Eye tracking is a popular research method for identifying which images or words capture people’s attention. It is widely used by market researchers, designers and psychologists to gain insights into complex cognitive processes, such as why people look at a specific point first, or the order in which they view a series of images. However, eye tracking alone can’t tell us the underlying reasons for people’s viewing behavior. In this post, we’ll explain how previous research results and individual interviews can be used to clarify these reasons and turn the raw data generated by eye trackers into usable research results.
Who uses eye tracking data?
Eye tracking is extremely popular with market researchers who want to understand where viewers will look first on a given space, and why. By analyzing the effect of advertisements on various test subjects, marketers can design more effective ads. The same concept applies to a wide range of designers in the creative and visual space, from graphic designers to artists and video game developers. The main benefit of eye tracking is unquestionable: it can precisely identify what drew the attention of a test subject and what they avoided altogether.
A brief history of eye trackers
According to research from EyeSee, eye movement studies began as early as 1879 with simple naked-eye observations. The first eye tracking device was invented in 1908 by Edmund Huey and the seminal text – “Eye Movements and Vision” was published in 1967. Research into eye-tracking flourished throughout the 1970s and 1980s when computers became powerful enough to support real-time eye tracking.
By the late 1990s, advertising agencies such as EURO RSCG were using eye-tracking data to help design more effective online ads, graphics and buttons. Throughout the 2000s, eye tracking helped businesses and scientific organizations gain insights into human behavior.
During this time, a small Swedish startup – Tobii – steadily grew from a simple ‘garage’ operation in 2001 to become one of the world leaders in eye tracking technology today. Tobii has regularly developed both its support software and its product range over the years and has won numerous awards for its technology and innovations, business and entrepreneurship.
Other companies such as SensoMotoric Instruments (SMI) and LC Technologies have produced similarly valuable eye tracking solutions. The Facial Action Coding System uses eye-tracker technology together with a facial movement detector to recognize basic emotions to evaluate the emotional state of the research subject. Other devices, particularly the Gazepoint eye-tracker, have seen widespread use and adoption.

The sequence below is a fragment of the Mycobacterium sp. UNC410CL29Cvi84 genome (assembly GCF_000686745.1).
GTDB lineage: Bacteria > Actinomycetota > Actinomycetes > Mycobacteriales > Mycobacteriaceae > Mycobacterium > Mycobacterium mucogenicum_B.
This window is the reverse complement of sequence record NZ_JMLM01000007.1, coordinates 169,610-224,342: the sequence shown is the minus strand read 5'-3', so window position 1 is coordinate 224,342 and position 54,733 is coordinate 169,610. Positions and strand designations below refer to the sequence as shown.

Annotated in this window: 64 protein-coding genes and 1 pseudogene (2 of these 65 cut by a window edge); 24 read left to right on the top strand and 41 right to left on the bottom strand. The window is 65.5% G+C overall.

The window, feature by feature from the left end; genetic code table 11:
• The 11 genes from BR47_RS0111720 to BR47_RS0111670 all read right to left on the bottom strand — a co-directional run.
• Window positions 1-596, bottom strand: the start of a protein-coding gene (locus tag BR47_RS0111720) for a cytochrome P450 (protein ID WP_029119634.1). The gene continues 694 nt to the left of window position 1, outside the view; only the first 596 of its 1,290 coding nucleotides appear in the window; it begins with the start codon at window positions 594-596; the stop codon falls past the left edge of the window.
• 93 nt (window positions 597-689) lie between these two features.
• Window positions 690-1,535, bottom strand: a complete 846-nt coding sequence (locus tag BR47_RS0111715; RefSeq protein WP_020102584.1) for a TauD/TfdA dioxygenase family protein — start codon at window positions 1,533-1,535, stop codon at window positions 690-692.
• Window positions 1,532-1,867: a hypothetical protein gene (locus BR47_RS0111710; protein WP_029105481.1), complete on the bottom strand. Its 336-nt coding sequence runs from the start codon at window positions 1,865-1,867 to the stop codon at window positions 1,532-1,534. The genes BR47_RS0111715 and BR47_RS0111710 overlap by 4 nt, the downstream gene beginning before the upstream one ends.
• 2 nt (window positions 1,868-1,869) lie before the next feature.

Key insights from eye tracking research
In 1879, French ophthalmologist Louis Émile Javal became the first person to observe that readers’ eyes make fast movements (saccades) and short pauses (fixations) as they move through a text. This observation underpinned the study of eye tracking and it was only following the advent of modern computing that researchers could gain more precise insights.
For example, in 2006, Jakob Nielsen identified that our eyes follow an F-shaped pattern when we read web content. Nielsen observed that readers pay more attention to the first sentences in a paragraph and don’t read every word. He also discovered that readers often leave a page if they don’t see what they want within the first few paragraphs. Nielsen’s research was repeated and confirmed, but further studies revealed that most readers over the age of 60 read online content as if they were reading a newspaper, whereas younger age groups do not.
Nielsen’s research helped advertisers and retailers design store interiors that would help boost sales. Advances in eye trackers themselves also helped with data collection. Whereas early solutions involved the research subjects wearing bulky eye cameras, both Tobii and Gazepoint developed featherlight eyeglasses that can record where people look with pinpoint accuracy.
Modern eye tracking glasses can give accurate data about people’s behavior, perception, attention and interest in anything they see. This can include printed text and images such as newspapers, magazines and billboards or any screen interface such as computers, laptops and mobile devices. This data is hugely valuable to any company or researcher who wants to understand how to capture someone’s attention and prevent them from losing focus.
What are eye tracking results and how do you interpret them?
Eye tracking data covers three main areas in determining the efficiency of any visual interface.
- Which area(s) drew the attention of the research subject?
- What was the viewing sequence?
- Which areas drew the most attention and which were ignored?
To measure these three areas, eye trackers will count the number of saccades and fixations. As eye trackers generate a large set of data, these data sets can be presented as a graphical matrix. Data from multiple test subjects can be averaged to display a summary as aggregated data. There are two main ways to present this data: opacity maps and hotspot maps. These are examples of scan-path analysis images and we’ll briefly explain each one.